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The civil war in nearby Syria and Israeli fears that Syrian chemical weapons could fall into the hands of Islamist rebels also figure high on Netanyahu’s campaign list of eye-openers for foreign leaders.
“I call on the world to wake up. History will judge severely those who equate democratic Israel, which is establishing a university (in Ariel), to those tyrannical regimes slaughtering their countrymen and possessing weapons of mass destruction,” he said during his visit to the settlement.
Running under the campaign slogan, “A strong prime minister, a strong Israel”, Netanyahu’s Likud party, allied in the election with the ultranationalist Yisrael Beitenu faction, has lost some ground to a start-up far-right party led by high-tech millionaire Naftali Bennett.
But opinion polls still count Netanyahu as a shoo-in to enlist right-wing parties after the vote and form the next coalition government. In Israel, no single party has ever won a parliamentary majority.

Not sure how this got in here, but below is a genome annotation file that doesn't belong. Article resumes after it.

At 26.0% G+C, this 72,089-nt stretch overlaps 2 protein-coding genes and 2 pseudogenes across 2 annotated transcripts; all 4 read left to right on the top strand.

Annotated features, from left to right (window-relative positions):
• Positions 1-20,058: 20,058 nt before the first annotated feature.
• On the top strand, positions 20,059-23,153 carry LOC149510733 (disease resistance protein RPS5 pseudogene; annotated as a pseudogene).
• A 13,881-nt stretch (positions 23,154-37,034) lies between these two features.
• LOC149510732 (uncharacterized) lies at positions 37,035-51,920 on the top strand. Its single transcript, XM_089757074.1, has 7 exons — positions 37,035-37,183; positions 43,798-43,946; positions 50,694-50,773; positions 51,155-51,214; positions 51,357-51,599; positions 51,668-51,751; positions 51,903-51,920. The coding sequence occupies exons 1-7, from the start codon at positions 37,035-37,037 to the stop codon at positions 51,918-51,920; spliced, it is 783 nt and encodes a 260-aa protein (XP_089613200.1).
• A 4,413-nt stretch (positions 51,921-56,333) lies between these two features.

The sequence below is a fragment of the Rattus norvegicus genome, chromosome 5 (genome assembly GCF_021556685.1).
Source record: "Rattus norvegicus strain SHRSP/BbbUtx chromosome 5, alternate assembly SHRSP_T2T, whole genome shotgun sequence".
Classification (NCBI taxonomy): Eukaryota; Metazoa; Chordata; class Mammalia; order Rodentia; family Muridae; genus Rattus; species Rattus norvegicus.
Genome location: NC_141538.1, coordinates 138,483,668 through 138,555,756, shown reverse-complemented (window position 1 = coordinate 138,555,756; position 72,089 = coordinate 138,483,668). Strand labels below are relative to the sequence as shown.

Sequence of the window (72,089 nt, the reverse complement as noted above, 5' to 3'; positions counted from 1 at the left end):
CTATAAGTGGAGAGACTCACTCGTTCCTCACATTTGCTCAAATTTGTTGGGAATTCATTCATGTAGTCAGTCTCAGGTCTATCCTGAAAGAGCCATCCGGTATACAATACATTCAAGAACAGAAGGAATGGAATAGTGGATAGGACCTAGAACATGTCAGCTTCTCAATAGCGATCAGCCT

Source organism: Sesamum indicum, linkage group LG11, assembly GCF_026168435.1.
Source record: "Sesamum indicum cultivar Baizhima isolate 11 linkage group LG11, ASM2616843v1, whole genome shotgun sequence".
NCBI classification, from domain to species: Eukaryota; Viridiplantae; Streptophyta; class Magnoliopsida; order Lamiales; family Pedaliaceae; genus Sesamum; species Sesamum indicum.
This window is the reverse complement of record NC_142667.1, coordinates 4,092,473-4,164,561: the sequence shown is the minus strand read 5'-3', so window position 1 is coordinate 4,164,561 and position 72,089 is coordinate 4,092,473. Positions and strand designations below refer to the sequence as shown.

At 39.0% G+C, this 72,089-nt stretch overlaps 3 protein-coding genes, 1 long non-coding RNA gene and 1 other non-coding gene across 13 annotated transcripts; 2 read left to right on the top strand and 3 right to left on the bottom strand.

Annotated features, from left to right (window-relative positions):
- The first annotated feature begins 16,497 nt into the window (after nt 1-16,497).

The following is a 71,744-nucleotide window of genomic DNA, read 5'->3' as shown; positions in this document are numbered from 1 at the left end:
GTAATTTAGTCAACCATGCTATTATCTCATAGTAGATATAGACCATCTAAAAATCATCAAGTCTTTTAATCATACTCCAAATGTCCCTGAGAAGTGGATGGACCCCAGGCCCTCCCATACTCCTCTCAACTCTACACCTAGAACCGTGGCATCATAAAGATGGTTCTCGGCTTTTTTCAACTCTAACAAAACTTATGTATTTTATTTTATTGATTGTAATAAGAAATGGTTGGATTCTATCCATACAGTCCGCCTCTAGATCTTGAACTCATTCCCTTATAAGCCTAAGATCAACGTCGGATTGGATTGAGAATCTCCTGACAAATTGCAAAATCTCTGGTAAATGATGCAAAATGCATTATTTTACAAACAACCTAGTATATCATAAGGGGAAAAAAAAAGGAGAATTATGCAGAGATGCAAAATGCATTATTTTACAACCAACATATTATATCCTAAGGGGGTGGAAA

Bennett, a former settler leader, opposes a Palestinian state and wants to annex about 60 percent of the West Bank.
Netanyahu is still formally committed to the establishment of a Palestinian state as part of a peace deal with Israel, while raising conditions - many of them already rejected by the Palestinians - for its creation.
But he has been making clear to voters that he intends to plough ahead with settlement construction, suggesting it is a sacred duty.
“We remain loyal to our homeland will continue to protect our citizens, develop our country and build in our land,” Netanyahu said in Ariel.
“With God’s help, we will build and we will succeed.”